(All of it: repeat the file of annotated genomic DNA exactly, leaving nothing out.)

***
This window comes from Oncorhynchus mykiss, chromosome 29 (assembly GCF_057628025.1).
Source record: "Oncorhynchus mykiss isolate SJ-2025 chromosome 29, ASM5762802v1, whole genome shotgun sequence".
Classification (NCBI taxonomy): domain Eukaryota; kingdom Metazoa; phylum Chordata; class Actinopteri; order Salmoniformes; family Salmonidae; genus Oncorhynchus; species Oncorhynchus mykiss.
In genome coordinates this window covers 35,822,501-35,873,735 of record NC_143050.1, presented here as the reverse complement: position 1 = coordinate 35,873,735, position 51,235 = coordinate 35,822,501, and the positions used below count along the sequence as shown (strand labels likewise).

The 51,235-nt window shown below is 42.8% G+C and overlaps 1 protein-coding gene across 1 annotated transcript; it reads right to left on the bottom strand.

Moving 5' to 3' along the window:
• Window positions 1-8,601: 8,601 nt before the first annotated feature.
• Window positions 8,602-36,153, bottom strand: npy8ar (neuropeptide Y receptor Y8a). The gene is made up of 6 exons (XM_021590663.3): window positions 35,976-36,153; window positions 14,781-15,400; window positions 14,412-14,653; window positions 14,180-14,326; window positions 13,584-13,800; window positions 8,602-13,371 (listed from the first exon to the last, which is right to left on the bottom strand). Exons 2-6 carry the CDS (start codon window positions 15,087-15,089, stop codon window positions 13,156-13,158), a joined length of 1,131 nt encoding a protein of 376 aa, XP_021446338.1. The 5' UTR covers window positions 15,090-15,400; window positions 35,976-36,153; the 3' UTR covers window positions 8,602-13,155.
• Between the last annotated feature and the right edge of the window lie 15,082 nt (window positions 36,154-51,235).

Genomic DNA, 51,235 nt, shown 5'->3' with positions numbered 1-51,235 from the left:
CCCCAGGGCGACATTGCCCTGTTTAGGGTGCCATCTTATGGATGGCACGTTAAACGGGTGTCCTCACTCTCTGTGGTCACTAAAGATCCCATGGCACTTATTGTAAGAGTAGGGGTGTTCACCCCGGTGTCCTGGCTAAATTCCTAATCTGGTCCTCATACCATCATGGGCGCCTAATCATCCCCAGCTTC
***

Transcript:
This window comes from Oncorhynchus mykiss, chromosome 29 (assembly GCF_057628025.1).
Source record: "Oncorhynchus mykiss isolate SJ-2025 chromosome 29, ASM5762802v1, whole genome shotgun sequence".
Classification (NCBI taxonomy): domain Eukaryota; kingdom Metazoa; phylum Chordata; class Actinopteri; order Salmoniformes; family Salmonidae; genus Oncorhynchus; species Oncorhynchus mykiss.
In genome coordinates this window covers 35,822,501-35,873,735 of record NC_143050.1, presented here as the reverse complement: position 1 = coordinate 35,873,735, position 51,235 = coordinate 35,822,501, and the positions used below count along the sequence as shown (strand labels likewise).

The 51,235-nt window shown below is 42.8% G+C and overlaps 1 protein-coding gene across 1 annotated transcript; it reads right to left on the bottom strand.

Moving 5' to 3' along the window:
• Window positions 1-8,601: 8,601 nt before the first annotated feature.
• Window positions 8,602-36,153, bottom strand: npy8ar (neuropeptide Y receptor Y8a). The gene is made up of 6 exons (XM_021590663.3): window positions 35,976-36,153; window positions 14,781-15,400; window positions 14,412-14,653; window positions 14,180-14,326; window positions 13,584-13,800; window positions 8,602-13,371 (listed from the first exon to the last, which is right to left on the bottom strand). Exons 2-6 carry the CDS (start codon window positions 15,087-15,089, stop codon window positions 13,156-13,158), a joined length of 1,131 nt encoding a protein of 376 aa, XP_021446338.1. The 5' UTR covers window positions 15,090-15,400; window positions 35,976-36,153; the 3' UTR covers window positions 8,602-13,155.
• Between the last annotated feature and the right edge of the window lie 15,082 nt (window positions 36,154-51,235).

Genomic DNA, 51,235 nt, shown 5'->3' with positions numbered 1-51,235 from the left:
CCCCAGGGCGACATTGCCCTGTTTAGGGTGCCATCTTATGGATGGCACGTTAAACGGGTGTCCTCACTCTCTGTGGTCACTAAAGATCCCATGGCACTTATTGTAAGAGTAGGGGTGTTCACCCCGGTGTCCTGGCTAAATTCCTAATCTGGTCCTCATACCATCATGGGCGCCTAATCATCCCCAGCTTC